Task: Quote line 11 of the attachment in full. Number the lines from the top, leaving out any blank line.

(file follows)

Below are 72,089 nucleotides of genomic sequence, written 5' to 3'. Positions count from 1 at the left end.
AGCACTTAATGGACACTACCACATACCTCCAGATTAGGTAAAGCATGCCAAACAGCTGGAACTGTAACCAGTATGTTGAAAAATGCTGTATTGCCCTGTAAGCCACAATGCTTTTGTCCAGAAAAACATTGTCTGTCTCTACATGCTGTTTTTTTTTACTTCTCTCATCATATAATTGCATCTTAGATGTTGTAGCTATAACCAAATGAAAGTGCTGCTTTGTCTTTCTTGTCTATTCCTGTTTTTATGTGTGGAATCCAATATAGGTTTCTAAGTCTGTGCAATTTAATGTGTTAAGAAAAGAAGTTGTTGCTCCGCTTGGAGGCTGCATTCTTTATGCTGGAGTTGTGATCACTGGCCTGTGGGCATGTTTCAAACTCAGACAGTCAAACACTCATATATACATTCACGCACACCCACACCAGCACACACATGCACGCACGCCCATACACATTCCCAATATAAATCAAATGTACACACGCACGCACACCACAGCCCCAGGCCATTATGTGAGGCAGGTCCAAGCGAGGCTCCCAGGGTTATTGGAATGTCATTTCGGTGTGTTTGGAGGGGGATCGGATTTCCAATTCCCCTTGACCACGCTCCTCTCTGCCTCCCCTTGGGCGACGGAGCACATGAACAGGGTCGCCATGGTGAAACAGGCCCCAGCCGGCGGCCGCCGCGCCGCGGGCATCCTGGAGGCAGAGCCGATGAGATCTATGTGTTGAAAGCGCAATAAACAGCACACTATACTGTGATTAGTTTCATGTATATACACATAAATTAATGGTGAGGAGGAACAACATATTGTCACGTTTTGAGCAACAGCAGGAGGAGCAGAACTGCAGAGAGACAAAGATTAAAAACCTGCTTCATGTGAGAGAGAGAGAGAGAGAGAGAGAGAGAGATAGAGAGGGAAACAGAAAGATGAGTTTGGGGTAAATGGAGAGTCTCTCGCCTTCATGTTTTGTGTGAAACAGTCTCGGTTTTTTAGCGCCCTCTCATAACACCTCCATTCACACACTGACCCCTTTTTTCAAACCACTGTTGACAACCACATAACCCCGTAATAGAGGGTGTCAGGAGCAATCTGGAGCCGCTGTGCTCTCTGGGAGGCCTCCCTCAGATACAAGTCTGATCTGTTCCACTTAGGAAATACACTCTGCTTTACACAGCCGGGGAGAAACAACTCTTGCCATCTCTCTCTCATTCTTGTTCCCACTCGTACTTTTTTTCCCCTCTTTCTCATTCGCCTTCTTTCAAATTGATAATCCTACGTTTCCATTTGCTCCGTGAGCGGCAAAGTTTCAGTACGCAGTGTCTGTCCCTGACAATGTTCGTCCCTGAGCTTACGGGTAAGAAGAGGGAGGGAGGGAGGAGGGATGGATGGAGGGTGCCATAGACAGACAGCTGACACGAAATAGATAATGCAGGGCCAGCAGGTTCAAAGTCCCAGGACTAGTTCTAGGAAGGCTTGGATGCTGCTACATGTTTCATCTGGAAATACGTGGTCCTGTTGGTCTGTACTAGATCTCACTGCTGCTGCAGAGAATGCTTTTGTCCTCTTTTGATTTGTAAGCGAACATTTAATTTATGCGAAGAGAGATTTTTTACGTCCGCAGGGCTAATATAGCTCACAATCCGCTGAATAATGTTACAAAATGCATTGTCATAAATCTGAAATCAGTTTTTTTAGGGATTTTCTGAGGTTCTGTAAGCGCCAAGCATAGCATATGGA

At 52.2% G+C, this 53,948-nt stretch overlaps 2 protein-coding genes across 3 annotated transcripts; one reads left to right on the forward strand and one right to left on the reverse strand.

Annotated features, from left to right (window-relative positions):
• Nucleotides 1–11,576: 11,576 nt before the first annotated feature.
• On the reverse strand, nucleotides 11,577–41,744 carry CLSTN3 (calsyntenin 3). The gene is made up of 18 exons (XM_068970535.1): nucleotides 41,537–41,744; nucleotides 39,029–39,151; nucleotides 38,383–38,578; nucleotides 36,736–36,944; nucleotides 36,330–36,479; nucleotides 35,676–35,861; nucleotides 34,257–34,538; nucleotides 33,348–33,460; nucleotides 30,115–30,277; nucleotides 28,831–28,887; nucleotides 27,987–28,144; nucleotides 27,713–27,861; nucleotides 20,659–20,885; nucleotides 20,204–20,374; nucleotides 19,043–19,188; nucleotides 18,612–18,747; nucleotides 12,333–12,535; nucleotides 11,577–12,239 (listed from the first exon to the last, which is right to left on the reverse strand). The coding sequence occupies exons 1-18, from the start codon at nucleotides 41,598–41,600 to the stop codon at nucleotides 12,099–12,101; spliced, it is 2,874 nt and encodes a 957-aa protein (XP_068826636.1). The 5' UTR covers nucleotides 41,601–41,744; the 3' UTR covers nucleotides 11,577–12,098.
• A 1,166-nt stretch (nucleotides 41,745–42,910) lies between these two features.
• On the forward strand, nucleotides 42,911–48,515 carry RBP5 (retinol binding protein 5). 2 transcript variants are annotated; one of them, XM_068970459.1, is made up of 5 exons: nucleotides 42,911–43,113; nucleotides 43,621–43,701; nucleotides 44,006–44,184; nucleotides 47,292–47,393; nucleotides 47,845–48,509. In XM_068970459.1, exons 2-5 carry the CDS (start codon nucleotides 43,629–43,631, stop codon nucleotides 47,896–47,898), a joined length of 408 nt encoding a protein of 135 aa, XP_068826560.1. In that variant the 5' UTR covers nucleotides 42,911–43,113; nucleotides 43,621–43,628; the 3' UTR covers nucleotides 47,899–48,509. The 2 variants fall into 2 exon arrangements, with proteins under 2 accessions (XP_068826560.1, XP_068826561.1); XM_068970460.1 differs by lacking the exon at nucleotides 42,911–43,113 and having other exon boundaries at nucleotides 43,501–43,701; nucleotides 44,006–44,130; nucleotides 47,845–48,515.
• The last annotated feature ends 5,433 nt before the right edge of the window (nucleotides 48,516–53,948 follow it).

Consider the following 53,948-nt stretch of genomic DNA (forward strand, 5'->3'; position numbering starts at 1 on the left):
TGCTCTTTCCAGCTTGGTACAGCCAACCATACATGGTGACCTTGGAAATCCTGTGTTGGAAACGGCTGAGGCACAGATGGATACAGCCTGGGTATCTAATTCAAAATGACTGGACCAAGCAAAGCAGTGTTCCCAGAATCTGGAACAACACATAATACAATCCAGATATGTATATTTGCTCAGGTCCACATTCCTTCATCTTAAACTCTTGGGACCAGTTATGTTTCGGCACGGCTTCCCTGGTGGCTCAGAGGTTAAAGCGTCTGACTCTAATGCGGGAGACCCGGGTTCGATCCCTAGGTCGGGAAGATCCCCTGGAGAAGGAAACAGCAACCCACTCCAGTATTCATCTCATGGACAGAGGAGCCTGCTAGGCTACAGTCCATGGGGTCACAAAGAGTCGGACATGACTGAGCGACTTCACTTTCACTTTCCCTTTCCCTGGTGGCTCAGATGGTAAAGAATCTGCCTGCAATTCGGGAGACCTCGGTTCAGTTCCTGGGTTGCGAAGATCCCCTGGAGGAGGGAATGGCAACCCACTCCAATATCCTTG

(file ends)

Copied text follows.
TGCTCTTTCCAGCTTGGTACAGCCAACCATACATGGTGACCTTGGAAATCCTGTGTTGGAAACGGCTGAGGCACAGATGGATACAGCCTGGGTATCTAATTCAAAATGACTGGACCAAGCAAAGCAGTGTTCCCAGAATCTGGAACAACACATAATACAATCCAGATATGTATATTTGCTCAGGTCCACATTCCTTCATCTTAAACTCTTGGGACCAGTTATGTTTCGGCACGGCTTCCCTGGTGGCTCAGAGGTTAAAGCGTCTGACTCTAATGCGGGAGACCCGGGTTCGATCCCTAGGTCGGGAAGATCCCCTGGAGAAGGAAACAGCAACCCACTCCAGTATTCATCTCATGGACAGAGGAGCCTGCTAGGCTACAGTCCATGGGGTCACAAAGAGTCGGACATGACTGAGCGACTTCACTTTCACTTTCCCTTTCCCTGGTGGCTCAGATGGTAAAGAATCTGCCTGCAATTCGGGAGACCTCGGTTCAGTTCCTGGGTTGCGAAGATCCCCTGGAGGAGGGAATGGCAACCCACTCCAATATCCTTG